Leila Mohammadi, doctoral candidate and researcher on the UOC's Information and Knowledge Society programme
"After studying the different options for my PhD, I was convinced that the UOC was the way to go"
Leila Mohammadi: "My research analyses the communication strategies employed by fertility clinics to attract women into postponing motherhood for social reasons, leading them to choose to freeze their eggs"
By Marian Antón
Why did you choose the UOC to do your PhD?
I was well aware of the UOC’s impressive reputation and I knew some people that had studied there. So, after studying the different options for my PhD, I was convinced that the UOC was the way to go.
Tell us briefly what your thesis research is about.
My research analyses the communication strategies employed by fertility clinics to attract women into postponing motherhood for social reasons, leading them to choose to freeze their eggs. It also explores women's feedback and opinions, as well as their knowledge and attitude, in relation to socially motivated egg freezing.
What applications do you think your research may have?
My research aims to offer women a better understanding of social egg freezing as well as to uncover the political, economic and cultural motivations behind fertility clinics’ communication strategies.
What point are you at now?
I'm in the process of collecting data and conducting interviews with different people who’ve had some contact with the social egg freezing process. I started my PhD two years ago and I plan to finish it next year.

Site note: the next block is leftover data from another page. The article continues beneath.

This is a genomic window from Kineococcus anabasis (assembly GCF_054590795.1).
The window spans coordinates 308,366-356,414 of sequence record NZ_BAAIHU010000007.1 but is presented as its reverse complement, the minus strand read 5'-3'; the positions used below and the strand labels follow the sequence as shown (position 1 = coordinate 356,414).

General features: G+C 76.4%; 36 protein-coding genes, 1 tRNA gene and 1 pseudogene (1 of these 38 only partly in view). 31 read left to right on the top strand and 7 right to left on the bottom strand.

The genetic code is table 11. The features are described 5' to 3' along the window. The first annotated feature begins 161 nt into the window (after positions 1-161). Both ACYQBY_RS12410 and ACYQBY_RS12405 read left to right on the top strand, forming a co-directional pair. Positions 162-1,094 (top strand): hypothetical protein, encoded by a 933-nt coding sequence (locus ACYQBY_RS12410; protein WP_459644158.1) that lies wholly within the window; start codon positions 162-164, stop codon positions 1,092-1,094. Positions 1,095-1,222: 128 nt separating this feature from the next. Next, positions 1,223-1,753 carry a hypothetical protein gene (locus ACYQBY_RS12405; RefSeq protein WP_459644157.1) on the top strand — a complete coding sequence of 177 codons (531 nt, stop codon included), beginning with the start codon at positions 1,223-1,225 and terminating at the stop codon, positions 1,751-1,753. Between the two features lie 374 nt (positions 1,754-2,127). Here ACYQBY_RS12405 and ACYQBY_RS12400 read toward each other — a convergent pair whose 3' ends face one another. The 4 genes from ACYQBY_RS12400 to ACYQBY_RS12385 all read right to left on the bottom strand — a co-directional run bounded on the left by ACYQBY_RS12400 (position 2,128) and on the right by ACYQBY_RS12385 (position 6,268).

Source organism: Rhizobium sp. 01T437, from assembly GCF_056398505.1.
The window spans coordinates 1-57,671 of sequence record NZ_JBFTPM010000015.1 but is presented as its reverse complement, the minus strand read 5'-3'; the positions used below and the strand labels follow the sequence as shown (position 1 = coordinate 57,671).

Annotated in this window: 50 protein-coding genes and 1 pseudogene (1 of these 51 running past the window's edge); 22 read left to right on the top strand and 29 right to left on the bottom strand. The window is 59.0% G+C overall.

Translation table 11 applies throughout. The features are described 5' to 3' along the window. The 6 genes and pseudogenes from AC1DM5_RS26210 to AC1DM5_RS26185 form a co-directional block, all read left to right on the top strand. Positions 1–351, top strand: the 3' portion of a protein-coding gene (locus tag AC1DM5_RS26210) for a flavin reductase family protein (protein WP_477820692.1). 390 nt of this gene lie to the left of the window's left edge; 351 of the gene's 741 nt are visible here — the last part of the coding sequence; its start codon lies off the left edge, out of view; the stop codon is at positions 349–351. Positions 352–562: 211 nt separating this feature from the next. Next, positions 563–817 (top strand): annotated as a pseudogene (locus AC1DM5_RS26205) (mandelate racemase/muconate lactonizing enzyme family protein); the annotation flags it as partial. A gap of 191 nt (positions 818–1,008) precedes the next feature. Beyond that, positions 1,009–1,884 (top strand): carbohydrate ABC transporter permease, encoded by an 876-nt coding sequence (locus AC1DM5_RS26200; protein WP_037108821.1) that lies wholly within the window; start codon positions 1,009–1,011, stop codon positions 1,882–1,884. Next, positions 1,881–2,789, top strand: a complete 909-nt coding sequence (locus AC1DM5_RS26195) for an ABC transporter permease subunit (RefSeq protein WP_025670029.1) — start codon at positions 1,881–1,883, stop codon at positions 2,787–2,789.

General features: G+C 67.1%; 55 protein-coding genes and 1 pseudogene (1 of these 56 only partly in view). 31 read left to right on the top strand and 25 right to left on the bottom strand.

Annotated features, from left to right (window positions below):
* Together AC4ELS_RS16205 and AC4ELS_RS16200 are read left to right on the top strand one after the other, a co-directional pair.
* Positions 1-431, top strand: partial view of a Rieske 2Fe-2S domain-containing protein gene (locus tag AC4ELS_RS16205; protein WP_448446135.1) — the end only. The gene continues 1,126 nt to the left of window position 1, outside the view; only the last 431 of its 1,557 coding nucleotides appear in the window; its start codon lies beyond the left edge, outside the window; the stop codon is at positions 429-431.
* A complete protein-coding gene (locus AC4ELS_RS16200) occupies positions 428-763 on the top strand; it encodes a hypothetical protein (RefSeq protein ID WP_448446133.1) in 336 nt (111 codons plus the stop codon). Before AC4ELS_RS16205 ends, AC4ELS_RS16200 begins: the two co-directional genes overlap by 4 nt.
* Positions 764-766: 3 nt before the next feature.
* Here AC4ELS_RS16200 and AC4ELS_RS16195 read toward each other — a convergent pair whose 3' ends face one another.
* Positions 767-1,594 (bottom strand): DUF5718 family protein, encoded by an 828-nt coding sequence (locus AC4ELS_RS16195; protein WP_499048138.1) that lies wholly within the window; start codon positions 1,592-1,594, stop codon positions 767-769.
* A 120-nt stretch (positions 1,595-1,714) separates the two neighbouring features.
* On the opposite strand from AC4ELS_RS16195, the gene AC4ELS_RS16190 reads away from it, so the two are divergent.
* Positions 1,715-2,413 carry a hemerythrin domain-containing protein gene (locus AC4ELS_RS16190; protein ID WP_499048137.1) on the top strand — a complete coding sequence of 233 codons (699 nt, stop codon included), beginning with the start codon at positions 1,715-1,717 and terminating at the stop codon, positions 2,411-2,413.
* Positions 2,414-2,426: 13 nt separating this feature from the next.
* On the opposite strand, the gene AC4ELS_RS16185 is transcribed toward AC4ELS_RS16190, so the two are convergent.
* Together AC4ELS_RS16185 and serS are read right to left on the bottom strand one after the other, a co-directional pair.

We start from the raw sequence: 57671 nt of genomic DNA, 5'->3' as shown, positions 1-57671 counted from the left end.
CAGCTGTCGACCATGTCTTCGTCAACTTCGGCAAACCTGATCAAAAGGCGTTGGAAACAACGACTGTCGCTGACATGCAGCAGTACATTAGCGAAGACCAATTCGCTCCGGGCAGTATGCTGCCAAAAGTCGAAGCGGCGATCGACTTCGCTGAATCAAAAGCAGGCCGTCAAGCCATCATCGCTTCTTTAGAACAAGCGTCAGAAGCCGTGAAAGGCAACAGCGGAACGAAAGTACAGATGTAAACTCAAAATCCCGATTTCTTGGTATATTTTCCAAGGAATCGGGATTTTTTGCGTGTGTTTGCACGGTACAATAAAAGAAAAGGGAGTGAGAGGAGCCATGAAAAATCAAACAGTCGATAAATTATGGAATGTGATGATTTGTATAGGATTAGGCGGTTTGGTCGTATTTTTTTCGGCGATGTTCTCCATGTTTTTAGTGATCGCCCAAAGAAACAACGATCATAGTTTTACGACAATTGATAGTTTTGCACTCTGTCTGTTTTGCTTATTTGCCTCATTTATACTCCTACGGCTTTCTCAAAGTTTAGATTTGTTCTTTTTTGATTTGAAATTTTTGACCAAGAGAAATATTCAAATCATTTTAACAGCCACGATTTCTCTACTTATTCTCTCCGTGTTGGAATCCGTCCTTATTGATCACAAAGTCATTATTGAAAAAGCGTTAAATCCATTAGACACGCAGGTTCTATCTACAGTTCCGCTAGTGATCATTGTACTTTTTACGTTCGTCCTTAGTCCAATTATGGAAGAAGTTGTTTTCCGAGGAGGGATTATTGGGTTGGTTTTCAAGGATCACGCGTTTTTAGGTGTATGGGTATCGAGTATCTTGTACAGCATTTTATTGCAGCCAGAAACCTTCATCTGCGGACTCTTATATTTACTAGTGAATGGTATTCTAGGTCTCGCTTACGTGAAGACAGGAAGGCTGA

What about your day-to-day life as a researcher do you find most interesting?
The most interesting thing for me is that, despite the hierarchies you often find in academia, I do have the chance to meet great authors and researchers and talk with them about my doubts. When it comes to my thesis, the most interesting part is the contact I have with the communities involved in my research. Interviewing different subjects, I hear real stories from real people. This has given me a perspective that combines all vantage points, from the emotional to the rational.
What do you find to be the hardest?
In theory, all the steps you follow to do proper research are defined, organized and doable. That being said, you really have no control over the environment and may face a lot of unpredicted challenges, which can be quite interesting to deal with in fact.
The other challenge is to maintain a coherent story throughout all the different parts that make up your research. In my case, this means combining all the different aspects of my work to produce a uniform, homogeneous and clear story that is easy to follow from beginning to end.
You were the UOC representative in the "Read your Thesis in 4 Minutes" competition. How did it go?
I was proud to represent the UOC at the event. It was an exciting experience and preparing for it motivated me to work hard to synthesize the key elements of my research into the short space of four minutes. This pushed me to find new ways to express, with clarity, what makes my research so exciting and useful.
Why did you decide to participate?
I like challenges and felt that having to compress the key points of my research into a four-minute time slot within a competitive context, regardless of the result, would push me to improve the delivery and communication aspects of my research.
Do you think this competition is an important event of its kind and gives visibility to the research community?
Yes, absolutely. Competitions are exciting. They push participants to raise their game and introduce a gamification aspect to their typical routine as a researcher. An event like this one has the potential to stimulate both researchers and those individuals considering a career in research.
Once you have completed the PhD, what would you like to do next?
I would like to find an interesting position working on research topics that interest me. I definitely plan to continue being connected to academia and finding useful insights for the communities I care about.